Doctors and Teachers Tuck Into Asian and More Around Elmhurst's Broadway and Whitney

The micro-micro-neighborhood centered around Broadway and Whitney Avenue in Elmhurst is one of the most diverse areas in the entire world, but Asian cuisine provides the best lunch options. The staffs of nearby Newtown High School and Elmhurst Hospital Center, as well as local real-estate agents and China Trust Bank workers, have no shortage of interesting places to nosh.


Business


La Fusta
Grass-fed beef is king at Gotham's oldest Argentine steakhouse. Get the perfectly crusted gargantuan shell steak, or, if you're feeling especially carnivorous, order the mixed grill. With ample portions of short ribs, skirt steak, blood sausage, sweetbreads, and beef sausage, they offer practically the entire cow. Don't forget to liberally apply the garlic-and-parsley spiked chimichurri. 80-32 Baxter Ave., nr. Layton St.; 718-429-8222.

Co-worker


Mie Jakarta Introduce an officemate to Indonesia with ayam goreng, a fried quarter-chicken whose crispy skin is coated with pickled chiles. Or, for something milder, try the mie ayam Jakarta, chicken noodle soup that comes in two bowls one for the soup and one for a soft tangle of handmade noodles. The peppery, fried cassava strips known as kripik singkong pedas make an excellent alternative to chips. 86-20 Whitney Ave., nr. Macnish St.; 718-606-8025.

Chao Thai Don't order the Tom Yum Goong soup spicy unless you have an iron palate. Even at medium, the mushroom-and-shrimp broth, infused with lemongrass, will clear your sinuses. Pair it with a salad of crunchy sun-dried fish that's been tossed with red onions, chiles, and a sweet marinade. Your companion, meanwhile, will have an exhaustive menu to choose from. 85-03 Whitney Ave., nr. Broadway; 718-424-4999.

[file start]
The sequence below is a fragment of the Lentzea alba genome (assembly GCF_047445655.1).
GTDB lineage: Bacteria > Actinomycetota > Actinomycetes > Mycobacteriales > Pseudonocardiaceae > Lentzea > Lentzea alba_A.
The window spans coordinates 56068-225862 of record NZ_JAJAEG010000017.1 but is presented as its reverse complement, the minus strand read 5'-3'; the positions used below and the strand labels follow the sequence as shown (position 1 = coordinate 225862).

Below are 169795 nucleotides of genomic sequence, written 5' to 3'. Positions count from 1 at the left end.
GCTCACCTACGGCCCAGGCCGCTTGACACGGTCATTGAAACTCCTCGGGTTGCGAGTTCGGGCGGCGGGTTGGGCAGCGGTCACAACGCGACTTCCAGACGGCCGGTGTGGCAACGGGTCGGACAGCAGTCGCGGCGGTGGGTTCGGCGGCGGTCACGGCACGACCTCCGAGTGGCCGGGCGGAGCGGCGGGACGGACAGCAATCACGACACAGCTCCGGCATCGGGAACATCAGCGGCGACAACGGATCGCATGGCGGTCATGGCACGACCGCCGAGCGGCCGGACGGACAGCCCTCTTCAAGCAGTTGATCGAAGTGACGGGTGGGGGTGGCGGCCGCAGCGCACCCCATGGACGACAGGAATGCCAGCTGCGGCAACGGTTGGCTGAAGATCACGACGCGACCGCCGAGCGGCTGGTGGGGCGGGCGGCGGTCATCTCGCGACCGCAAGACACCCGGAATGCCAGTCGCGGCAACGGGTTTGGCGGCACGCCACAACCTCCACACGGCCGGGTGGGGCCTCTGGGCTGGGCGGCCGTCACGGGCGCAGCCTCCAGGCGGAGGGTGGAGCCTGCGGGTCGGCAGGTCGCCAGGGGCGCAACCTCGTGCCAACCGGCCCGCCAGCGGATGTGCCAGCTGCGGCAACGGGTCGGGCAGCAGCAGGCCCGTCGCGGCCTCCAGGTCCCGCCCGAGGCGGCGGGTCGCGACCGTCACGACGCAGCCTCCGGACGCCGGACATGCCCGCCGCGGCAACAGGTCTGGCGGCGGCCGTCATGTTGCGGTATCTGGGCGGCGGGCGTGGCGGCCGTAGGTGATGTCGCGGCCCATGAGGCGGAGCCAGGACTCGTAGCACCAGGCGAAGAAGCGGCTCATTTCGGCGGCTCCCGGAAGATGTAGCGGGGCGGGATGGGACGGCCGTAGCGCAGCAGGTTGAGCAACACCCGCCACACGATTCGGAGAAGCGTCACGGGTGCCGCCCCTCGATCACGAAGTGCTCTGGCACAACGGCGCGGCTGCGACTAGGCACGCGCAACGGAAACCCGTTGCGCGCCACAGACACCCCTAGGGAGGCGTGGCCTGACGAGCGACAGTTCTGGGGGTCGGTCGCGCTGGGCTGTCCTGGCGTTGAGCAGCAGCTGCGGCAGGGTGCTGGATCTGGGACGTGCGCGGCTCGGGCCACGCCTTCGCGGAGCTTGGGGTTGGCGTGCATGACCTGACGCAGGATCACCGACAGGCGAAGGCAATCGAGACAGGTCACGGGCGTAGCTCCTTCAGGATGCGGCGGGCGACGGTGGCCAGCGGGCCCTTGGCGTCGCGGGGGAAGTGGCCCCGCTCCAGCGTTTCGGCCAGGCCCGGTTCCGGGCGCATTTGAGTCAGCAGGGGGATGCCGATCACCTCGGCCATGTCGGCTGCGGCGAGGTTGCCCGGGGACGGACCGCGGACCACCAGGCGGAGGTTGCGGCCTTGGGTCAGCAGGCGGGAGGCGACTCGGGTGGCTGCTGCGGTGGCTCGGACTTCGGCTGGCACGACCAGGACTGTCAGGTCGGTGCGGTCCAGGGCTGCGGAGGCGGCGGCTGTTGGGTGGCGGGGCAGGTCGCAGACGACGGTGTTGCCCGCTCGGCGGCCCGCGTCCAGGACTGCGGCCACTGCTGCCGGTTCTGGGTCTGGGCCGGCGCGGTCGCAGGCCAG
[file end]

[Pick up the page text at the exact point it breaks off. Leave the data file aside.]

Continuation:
Singa's Famous Pizza Split a crispy ten-inch pie at this pizzeria, which was opened by Indians in 1967. There are 29 varieties of toppings. Get the hot pepper and garlic if you dare, or keep it mellow with spinach and black olives. 82-86 Broadway, nr. Elmhurst Ave.; 718-651-3190.

Solo


Pho Bac
Kick the Monday blues or a midweek hangover with a fragrant bowl of pho bigger than your head for only $5.25. This beef noodle soup is Vietnam's national dish. The pho tai gau is chock-full of thin slices of beef and hearty slabs of brisket. Customize with shredded basil, bean sprouts, and jalapeo slices. 82-78 Broadway, nr. Elmhurst Ave.; 718-639-0000.

Lao Bei Fang Dumpling House Northern Chinese fried dumplings and hand-pulled noodles are the specialty at this small, humble eatery. Fork over a buck and get four dumplings packed with pork and chives. Try a rich, fragrant beef stew with the noodles if you're especially hungry. 86-08 Whitney Ave., nr. Macnish St.; 718-639-3996.

Takeout


The Taiwanese Grill Man In front of a strip mall filled with unremarkable ethnic restaurants you'll find this cart, which perfumes the air with the aroma of well-seasoned meat grilling over hardwood lump charcoal. Grab a few cumin-and-hot-pepper-dusted chicken or lamb skewers and a grilled sweet potato. Broadway, between 45th and Whitney Aves., across from Walgreens.

Sugar Club This Thai snack-and-video shop is filled with the scent of fresh lemongrass, and takeout containers line the counter. Go for the pork satay with sticky rice or sweet-and-spicy catfish curry with lime leaves. Top it off with a refreshing coconut juice. 81-20 Broadway, nr. 82nd St.; 718-565-9018.